The Supreme People’s Court (SPC)’s 2015 work report has many takeaways for different audiences. The apparently formulaic report took five months to draft, involving comments and input by many within and outside of the SPC (this article describes the process, as did my earlier blogpost), most likely involving clearance by the Central Leading Group on Judicial Reform. It was drafted to show certain accomplishments, send certain signals–show that judicial reform is on the right path and is successful, particularly that the court leadership and the courts are doing their part to fulfil the tasks set for them by the Party/state leadership. This year’s report has three sections, rather than the usual two, with one section summarizing judicial reform accomplishments. This post will focus on highlights of the overview of 2015, and leave judicial reforms and tasks for this year for another day.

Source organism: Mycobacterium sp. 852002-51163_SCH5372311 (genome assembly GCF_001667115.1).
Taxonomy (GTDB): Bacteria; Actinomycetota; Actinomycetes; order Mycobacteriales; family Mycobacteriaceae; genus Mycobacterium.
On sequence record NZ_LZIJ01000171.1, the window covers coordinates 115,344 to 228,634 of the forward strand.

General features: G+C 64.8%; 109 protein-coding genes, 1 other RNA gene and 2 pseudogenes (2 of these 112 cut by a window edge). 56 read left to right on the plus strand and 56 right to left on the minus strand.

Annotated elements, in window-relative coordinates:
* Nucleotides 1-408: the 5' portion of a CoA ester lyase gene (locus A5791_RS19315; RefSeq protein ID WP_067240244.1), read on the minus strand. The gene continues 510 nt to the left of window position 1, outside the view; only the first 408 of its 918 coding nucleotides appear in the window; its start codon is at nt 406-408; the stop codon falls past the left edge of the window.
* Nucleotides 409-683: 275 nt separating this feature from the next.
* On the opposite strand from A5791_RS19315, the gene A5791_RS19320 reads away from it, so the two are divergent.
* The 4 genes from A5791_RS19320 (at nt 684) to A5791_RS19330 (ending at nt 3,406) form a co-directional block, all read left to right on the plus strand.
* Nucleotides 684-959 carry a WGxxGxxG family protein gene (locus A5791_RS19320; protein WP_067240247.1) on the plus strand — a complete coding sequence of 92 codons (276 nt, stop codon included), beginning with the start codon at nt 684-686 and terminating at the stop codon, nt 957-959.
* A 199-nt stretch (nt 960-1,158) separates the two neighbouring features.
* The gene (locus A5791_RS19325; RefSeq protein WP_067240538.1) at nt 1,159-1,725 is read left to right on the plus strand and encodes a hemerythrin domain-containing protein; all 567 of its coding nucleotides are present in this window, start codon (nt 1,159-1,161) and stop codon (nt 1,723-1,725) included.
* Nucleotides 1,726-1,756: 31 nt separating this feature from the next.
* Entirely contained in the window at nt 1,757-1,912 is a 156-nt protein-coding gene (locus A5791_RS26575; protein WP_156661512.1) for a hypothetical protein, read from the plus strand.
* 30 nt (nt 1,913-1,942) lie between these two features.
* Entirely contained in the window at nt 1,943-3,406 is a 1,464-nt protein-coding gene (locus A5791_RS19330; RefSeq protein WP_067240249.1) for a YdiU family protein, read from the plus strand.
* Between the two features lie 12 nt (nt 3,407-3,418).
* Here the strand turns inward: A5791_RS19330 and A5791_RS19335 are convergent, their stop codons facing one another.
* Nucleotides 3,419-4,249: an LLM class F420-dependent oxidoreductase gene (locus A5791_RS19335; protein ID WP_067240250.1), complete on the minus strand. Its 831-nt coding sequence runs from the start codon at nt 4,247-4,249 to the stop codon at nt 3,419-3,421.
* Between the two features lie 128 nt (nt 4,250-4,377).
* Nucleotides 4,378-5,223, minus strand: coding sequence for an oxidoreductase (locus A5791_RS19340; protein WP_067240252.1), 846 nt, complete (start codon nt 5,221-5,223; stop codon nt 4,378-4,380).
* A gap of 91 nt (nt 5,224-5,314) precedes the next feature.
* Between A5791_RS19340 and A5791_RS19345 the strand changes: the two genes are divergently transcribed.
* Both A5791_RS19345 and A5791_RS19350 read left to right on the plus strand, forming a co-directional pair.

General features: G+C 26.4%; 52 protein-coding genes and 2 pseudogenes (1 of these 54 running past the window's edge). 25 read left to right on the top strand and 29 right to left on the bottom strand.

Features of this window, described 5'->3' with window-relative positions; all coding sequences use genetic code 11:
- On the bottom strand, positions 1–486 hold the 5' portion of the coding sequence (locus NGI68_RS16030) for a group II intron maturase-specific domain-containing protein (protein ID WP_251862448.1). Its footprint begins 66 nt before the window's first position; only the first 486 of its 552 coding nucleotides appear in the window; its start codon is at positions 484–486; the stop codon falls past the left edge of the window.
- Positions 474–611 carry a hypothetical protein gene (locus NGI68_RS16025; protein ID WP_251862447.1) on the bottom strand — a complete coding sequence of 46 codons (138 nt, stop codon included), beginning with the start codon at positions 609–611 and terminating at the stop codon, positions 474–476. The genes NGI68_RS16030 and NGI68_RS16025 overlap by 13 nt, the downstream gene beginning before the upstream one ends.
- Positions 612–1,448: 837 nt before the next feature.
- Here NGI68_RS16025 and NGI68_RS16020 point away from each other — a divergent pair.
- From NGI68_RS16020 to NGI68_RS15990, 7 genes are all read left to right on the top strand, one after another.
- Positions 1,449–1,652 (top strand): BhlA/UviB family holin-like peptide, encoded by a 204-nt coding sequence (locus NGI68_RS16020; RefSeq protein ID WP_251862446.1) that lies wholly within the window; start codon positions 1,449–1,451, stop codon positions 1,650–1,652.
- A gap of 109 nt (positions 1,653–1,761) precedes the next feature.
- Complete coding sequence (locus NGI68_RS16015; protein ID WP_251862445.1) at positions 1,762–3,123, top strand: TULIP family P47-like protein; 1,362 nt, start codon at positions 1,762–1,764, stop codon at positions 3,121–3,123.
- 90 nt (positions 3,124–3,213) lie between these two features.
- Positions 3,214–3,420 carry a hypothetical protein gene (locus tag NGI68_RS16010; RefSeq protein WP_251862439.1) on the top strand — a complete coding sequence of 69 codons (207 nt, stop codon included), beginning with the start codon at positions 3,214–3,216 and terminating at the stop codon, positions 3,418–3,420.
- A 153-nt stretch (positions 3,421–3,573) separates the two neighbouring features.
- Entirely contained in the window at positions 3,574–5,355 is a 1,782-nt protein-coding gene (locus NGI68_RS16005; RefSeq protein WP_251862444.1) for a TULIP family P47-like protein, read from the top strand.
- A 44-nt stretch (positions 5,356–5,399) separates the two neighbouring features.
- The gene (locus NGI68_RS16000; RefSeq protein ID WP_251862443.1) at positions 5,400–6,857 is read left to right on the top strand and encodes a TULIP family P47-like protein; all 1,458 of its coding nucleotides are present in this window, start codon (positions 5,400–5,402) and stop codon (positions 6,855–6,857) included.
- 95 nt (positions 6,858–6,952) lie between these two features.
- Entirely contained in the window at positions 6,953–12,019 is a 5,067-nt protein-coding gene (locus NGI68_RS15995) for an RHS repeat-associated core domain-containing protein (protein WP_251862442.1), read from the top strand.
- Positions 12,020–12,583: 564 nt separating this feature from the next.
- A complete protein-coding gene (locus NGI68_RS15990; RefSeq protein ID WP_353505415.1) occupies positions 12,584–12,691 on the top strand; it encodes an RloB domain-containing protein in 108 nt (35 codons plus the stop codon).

In a sign that the diminished attention spans have come to China, the SPC has come up with graphic and even musical versions of the report.
Statistics to convey current message
This short book, explaining how statistics are used to convey certain messages, was originally published in the 1950’s and translated into Chinese about 10 years ago (and given to me when I was 11 by my parents). It is a useful reference when puzzling out what SPC court statistics are saying and mean, because as this Wall Street Journal article noted, the categories used in the annual reports often shift from year to year, making comparisons difficult, and breakdowns of specific categories are generally missing. The reason for that is the report (including the statistics) are meant to harmonize with the latest government/Party policies and be on message. The SPC is reforming judicial statistics and seeking to make better use of big data, but the fine details are not in this report.
Takeaway #1–Caseload Up Significantly